Decommissioning of Offshore Renewables
All too often the challenge of decommissioning structures used in offshore renewables is underestimated, ignored or avoided, yet it is an integral part of a project. We completely understand, at the start of a project you are far more excited about how cutting edge, efficient and beneficial the project will be to focus too heavily on the end of life. However, it is a factor that needs to be considered in Levelised Cost of Energy calculations (this was ignored in a 2016 offshore wind study; is that fair on other renewables?). Now that some of the early offshore wind farms are getting towards the end of life, better and better levels of understanding of offshore decommissioning are being developed. Not to mention the Blackfish FoDTEC project that is currently ongoing (more info).
Using offshore wind as an example, we can look through some cost modelling that has been done for BEIS (who as a last resort may be required to decommission offshore wind farms) and understand the challenges and opportunities in decommissioning offshore structures (BEIS report).
As ever when working offshore the vessel costs and associated weather risks dominate the budget. For the purpose of this study the vessel cost was the entire cost, disregarding the cost of recycling/disposal of hardware and onshore transport. These costs will be significant especially in the case of the difficult to deal with composite blades. Considering the material make up of most offshore renewables is similar to that of an offshore wind turbine, we are looking at a cost around £250,000 per MW in vessel operations for decommissioning. This will be higher for smaller capacity devices and smaller for multi-MW turbines, but this provides some guidance.
The impact upon LCoE is minimal (~1%), mainly due to the costs being incurred so far in the future that they become heavily discounted. It should be noted that these predictions are highly uncertain, the costs of decommissioning vessels are still significant and onshore transport and doesn't factor in onshore transport, recycling and disposal costs.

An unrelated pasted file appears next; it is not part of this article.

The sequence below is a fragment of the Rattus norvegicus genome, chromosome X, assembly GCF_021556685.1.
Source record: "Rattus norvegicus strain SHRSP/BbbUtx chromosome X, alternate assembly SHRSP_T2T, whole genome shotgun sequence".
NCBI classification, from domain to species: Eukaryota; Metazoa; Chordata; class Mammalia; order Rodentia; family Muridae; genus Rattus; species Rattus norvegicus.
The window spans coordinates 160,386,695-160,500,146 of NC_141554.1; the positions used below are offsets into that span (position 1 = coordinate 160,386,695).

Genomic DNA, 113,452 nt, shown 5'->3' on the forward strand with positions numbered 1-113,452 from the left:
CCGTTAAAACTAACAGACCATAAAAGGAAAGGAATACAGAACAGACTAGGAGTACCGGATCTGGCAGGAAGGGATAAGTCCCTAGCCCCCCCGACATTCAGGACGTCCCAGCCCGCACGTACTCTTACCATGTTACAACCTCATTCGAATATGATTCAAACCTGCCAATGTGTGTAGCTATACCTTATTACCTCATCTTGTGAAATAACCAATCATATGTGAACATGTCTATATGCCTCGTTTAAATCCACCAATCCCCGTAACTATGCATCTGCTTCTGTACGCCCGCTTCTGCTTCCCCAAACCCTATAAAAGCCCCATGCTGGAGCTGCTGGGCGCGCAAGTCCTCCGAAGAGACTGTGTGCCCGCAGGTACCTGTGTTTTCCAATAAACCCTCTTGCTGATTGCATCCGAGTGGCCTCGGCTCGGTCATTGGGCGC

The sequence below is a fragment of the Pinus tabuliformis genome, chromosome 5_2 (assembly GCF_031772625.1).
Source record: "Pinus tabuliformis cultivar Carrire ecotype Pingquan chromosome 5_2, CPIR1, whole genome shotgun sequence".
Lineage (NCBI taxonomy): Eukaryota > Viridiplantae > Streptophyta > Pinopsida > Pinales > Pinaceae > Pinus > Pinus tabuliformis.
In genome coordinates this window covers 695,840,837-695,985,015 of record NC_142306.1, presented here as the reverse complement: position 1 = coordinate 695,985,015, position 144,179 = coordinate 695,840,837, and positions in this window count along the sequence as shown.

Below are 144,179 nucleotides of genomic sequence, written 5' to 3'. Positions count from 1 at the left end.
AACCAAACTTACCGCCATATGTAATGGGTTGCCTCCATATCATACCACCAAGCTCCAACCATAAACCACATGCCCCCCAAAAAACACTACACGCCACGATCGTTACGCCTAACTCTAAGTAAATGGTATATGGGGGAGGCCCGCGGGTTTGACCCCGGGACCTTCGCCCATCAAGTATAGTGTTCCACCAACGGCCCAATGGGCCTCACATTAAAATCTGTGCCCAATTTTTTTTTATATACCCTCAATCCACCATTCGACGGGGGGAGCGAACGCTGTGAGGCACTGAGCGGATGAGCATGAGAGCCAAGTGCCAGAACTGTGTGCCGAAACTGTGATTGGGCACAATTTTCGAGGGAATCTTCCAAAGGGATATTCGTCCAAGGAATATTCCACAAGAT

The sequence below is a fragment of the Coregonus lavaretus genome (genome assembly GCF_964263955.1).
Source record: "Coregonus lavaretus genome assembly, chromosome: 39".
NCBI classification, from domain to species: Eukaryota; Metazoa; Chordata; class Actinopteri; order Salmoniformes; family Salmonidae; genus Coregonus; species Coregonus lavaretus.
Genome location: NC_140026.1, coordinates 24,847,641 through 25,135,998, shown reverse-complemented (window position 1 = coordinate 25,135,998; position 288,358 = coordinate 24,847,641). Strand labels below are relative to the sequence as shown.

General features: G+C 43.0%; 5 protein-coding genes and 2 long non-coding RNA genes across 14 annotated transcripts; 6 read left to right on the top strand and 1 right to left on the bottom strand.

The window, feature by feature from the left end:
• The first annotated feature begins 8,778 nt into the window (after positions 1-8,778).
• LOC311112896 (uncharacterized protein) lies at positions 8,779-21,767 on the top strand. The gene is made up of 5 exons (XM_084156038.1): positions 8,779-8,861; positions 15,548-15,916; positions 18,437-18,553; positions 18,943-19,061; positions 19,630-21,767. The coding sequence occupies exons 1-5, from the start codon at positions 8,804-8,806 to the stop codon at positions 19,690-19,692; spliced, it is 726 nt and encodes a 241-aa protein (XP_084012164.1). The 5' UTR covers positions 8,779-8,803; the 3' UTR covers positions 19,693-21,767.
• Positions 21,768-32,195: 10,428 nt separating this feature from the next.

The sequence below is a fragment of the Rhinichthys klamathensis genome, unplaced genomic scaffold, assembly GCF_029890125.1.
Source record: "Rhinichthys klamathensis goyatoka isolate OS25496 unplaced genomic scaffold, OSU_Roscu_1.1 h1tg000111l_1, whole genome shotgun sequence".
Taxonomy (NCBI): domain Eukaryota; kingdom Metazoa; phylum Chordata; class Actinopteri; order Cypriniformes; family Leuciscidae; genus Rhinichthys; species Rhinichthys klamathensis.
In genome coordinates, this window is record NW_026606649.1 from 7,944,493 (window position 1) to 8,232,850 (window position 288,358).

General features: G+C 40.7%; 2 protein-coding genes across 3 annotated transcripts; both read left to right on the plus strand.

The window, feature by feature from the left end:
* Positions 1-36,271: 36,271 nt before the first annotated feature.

Image from the FoDTEC Project
Having talked about the costs, let's not forget the risks and opportunities.
There are risks with any offshore operation, although over time installing and maintaining devices the offshore operational risks should be well understood and measures in place to reduce them.
In terms of opportunities decommissioning any offshore structure (or even a farm of structures) offers a great learning experience with regard to how these engineering solutions have performed during their designed lifetime in various marine zones (i.e. items on the seabed, submerged and in the splash zone). There is a vast amount to be learned about materials, coatings, connections (electrical and data) and structural geometry.
Making offshore renewables an affordable energy option is reliant on significant lifetimes - typically 20-25 years. We need to take the opportunity to learn from structures that have completed significant duration in marine environments to ensure future structures are designed for the best operation in these environments, either to reduce the capital and/or operational costs or to extend the lifetimes.
As with many other technologies that reach the end of their design life, it is worth considering how life can be extended. This is done for many different types of infrastructure (bridges, power stations, ships) and this will clearly form part of the decommissioning strategy when turbines begin to reach the end of their life. It might be possible to extend the lifetime of the tower by assessing the measured loads throughout the life and calculate that there is still fatigue margin left in the structure. It may also be possible to retrofit newer blades that impart lower loads on the structure in order to keep the turbines running. Although it is impossible to know at the outset of a project what technologies will be available at the end of the design life that could be used to extend life, there will be solutions available.
Perhaps it's not the most exciting thing to think about at the start of a project, but it is important to consider in the lifetime costs and can certainly provide valuable information for future developments, helping to make offshore renewables even more competitive in the energy market.